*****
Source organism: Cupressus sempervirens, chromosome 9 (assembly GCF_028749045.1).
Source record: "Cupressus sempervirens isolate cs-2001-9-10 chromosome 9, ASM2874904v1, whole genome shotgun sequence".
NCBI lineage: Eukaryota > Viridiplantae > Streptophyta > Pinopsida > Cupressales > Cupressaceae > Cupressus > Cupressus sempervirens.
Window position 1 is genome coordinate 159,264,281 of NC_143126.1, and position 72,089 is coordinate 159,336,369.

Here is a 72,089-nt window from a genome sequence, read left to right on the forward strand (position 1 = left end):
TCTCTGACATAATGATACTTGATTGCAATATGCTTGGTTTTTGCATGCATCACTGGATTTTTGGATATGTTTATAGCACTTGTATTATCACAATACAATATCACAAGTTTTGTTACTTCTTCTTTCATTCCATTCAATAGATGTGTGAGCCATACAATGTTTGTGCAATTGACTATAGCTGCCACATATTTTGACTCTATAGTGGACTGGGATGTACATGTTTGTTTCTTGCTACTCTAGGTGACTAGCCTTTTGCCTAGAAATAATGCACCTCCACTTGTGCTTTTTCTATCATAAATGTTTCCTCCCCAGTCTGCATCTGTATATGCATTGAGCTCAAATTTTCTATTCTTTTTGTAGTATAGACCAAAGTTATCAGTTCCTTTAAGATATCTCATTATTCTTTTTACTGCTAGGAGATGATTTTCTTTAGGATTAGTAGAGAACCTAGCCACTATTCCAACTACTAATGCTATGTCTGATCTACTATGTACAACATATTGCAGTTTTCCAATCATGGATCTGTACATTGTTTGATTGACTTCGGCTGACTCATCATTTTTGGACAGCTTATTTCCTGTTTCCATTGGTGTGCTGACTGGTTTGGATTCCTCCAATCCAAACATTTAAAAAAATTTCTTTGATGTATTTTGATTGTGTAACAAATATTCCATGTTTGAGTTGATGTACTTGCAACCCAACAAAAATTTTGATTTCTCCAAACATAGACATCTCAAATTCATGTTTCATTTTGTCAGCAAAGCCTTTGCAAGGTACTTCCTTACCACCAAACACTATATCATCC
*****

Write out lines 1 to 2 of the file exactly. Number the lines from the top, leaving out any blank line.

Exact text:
Source organism: Cupressus sempervirens, chromosome 9 (assembly GCF_028749045.1).
Source record: "Cupressus sempervirens isolate cs-2001-9-10 chromosome 9, ASM2874904v1, whole genome shotgun sequence".